Opportunity to change Lebanon’s asylum policy

Samira Trad

Lebanon’s attitude towards the ‘Syrian exception’ can be used as the starting point for its policy to come into line with international refugee and human rights norms, standards and protection.

 “Lebanon is not a country of asylum” has been the official Lebanese cry for decades. Lebanon is not a signatory to the 1951 Refugee Convention and its 1967 Protocol, and lacks a comprehensive or adequate national refugee legal framework. Refugees and asylum seekers are treated as irregular migrants and are subject to arrest and deportation following prolonged arbitrary detention solely on grounds of lack of legal status. Refugees who do manage to enter Lebanon tend to live in urban areas in private lodgings and only Palestinian refugees live in camps. Non-Palestinian refugees or undocumented Palestinian refugees do not have their refugee status recognised by the Lebanese authorities.

Lebanon’s standard justification includes that the country is small and for decades has hosted the largest Palestinian refugee population, who make up around 10% of its total population, and that as such it has taken more than its share of the international community’s refugee ‘burden’.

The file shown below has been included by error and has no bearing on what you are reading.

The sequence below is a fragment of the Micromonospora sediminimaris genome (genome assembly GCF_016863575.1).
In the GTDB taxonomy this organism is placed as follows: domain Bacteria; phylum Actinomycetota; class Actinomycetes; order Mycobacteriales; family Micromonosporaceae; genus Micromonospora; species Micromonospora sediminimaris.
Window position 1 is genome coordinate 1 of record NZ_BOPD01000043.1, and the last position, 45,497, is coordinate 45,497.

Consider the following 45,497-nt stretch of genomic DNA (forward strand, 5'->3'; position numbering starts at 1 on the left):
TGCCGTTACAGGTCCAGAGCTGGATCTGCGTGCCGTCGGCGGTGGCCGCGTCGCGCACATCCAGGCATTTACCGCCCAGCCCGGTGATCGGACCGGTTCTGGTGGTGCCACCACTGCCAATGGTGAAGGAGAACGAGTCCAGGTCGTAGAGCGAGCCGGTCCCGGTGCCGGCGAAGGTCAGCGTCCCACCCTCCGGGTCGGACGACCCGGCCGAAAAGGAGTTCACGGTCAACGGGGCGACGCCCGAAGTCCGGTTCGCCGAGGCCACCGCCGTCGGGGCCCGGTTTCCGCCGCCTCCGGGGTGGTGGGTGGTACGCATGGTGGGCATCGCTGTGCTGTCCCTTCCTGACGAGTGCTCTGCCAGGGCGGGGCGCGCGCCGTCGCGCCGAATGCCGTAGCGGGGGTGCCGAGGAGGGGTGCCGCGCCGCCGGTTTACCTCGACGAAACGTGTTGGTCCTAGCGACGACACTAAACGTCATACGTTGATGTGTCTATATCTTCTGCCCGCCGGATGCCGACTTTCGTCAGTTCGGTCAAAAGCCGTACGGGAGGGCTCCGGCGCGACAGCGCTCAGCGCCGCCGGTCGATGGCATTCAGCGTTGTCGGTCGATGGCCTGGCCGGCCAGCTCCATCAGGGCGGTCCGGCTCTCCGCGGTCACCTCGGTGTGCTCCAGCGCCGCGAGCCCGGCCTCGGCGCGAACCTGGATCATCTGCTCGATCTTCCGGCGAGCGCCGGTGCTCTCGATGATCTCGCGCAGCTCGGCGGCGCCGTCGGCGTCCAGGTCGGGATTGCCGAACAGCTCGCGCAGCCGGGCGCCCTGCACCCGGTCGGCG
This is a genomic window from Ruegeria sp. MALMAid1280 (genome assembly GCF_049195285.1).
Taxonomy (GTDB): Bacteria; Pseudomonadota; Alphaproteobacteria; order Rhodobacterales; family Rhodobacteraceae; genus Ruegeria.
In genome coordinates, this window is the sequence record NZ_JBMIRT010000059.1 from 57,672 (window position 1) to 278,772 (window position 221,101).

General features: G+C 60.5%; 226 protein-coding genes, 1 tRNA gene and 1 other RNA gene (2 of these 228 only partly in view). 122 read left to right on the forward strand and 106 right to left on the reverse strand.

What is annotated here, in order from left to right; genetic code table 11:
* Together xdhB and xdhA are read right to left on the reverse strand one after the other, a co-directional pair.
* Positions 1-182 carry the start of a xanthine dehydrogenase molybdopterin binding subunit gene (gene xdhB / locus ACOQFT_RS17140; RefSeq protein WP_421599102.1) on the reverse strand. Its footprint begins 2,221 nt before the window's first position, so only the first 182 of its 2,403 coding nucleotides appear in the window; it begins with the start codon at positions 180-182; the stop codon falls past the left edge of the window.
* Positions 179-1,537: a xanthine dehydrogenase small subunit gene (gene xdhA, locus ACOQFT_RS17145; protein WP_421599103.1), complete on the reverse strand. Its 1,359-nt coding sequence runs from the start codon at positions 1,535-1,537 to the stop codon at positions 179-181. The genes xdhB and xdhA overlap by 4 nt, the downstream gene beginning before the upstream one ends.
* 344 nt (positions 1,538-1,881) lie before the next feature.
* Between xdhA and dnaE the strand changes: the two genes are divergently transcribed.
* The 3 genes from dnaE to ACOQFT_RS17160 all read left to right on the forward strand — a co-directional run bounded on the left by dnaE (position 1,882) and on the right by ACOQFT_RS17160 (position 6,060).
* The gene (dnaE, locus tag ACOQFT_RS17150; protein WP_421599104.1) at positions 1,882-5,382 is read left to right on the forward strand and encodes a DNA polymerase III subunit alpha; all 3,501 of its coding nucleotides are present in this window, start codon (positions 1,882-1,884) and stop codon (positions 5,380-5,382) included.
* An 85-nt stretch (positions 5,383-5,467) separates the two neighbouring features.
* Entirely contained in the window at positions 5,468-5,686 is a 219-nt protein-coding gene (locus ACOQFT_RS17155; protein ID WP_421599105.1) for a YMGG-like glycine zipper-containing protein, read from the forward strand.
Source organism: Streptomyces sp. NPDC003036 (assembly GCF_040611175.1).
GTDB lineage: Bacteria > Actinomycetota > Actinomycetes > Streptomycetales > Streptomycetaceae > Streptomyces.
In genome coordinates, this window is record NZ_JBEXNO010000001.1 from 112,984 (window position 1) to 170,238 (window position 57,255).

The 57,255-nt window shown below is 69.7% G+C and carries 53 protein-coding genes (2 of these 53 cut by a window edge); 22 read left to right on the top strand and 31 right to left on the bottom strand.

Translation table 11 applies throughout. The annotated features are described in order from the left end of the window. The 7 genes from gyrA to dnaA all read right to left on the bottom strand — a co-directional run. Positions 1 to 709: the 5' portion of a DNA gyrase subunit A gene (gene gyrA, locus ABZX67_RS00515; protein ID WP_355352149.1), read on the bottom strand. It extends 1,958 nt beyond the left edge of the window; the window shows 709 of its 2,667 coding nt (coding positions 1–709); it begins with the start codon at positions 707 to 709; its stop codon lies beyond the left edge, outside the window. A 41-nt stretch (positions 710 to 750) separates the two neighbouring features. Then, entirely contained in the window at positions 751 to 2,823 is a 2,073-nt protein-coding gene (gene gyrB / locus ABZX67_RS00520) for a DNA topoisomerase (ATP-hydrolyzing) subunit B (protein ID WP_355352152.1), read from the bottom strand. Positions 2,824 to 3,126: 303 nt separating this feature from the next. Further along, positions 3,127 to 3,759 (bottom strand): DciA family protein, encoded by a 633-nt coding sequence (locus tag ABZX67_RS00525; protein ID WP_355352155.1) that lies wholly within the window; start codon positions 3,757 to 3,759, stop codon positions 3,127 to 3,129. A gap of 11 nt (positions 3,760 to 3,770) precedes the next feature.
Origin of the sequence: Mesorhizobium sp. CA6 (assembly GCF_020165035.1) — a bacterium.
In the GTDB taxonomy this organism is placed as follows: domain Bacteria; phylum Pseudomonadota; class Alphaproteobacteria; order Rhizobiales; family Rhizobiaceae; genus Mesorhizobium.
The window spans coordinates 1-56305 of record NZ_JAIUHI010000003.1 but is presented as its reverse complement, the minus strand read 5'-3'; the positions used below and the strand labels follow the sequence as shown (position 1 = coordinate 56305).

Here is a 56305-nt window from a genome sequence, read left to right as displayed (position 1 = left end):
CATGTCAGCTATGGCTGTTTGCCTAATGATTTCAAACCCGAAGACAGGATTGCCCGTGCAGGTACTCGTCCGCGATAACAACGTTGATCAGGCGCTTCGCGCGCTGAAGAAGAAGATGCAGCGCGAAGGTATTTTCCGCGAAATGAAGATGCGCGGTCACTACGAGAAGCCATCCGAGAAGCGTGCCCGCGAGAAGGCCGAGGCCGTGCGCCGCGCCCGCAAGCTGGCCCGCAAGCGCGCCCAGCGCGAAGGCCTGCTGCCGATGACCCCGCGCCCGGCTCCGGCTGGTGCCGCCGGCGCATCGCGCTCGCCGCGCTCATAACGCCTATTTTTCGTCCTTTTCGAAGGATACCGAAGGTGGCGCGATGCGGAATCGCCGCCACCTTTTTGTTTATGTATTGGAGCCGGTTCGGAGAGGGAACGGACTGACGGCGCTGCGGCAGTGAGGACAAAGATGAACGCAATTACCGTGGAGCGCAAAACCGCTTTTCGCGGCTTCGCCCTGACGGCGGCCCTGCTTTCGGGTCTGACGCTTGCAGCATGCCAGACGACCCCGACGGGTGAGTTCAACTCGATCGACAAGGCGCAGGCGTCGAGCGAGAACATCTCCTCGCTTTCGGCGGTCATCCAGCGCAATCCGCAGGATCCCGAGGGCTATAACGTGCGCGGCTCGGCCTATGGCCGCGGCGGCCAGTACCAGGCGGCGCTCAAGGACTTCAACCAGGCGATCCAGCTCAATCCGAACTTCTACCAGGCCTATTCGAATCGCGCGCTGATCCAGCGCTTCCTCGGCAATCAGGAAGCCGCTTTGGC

Yet today we see what is being referred to as the ‘Syrian exception’. Syrians have been allowed safe admission, could not be detained for illegal entry and have received assistance and facilitation of assistance including for housing. Nevertheless Syrian refugees continue to be arrested for illegal entry or stay, albeit in very small numbers when compared with the overall population of Syrian refugees in Lebanon. Deportation orders – sometimes solely for the ‘crime’ of illegal entry or stay – are, however, not being implemented and in practice the moratorium on deportation of Syrians appears to have been upheld by the Lebanese authorities.

However, this positive policy towards the Syrian refugees today has shown up shortcomings in the government’s management and running of assistance and other protection related issues. It has brought to light the weakness and lack of preparedness of the Lebanese government to handle and manage refugee issues and to elaborate adequate programmes and procedure. 

This experience should also raise awareness among Lebanese political decisionmakers and all stakeholders of the urgent need for the elaboration of a clear and consistent asylum policy in Lebanon. It is to be hoped that the attitude towards the ‘Syrian exception’ can be used as the starting point for such a policy to come into line with international refugee and human rights norms, standards and protection.

 

Samira Trad frontierscenter@frontiersruwad.org is founder and director of Frontiers Ruwad Association, Lebanon.   frontiersruwad.wordpress.com

FMR 45
February 2014

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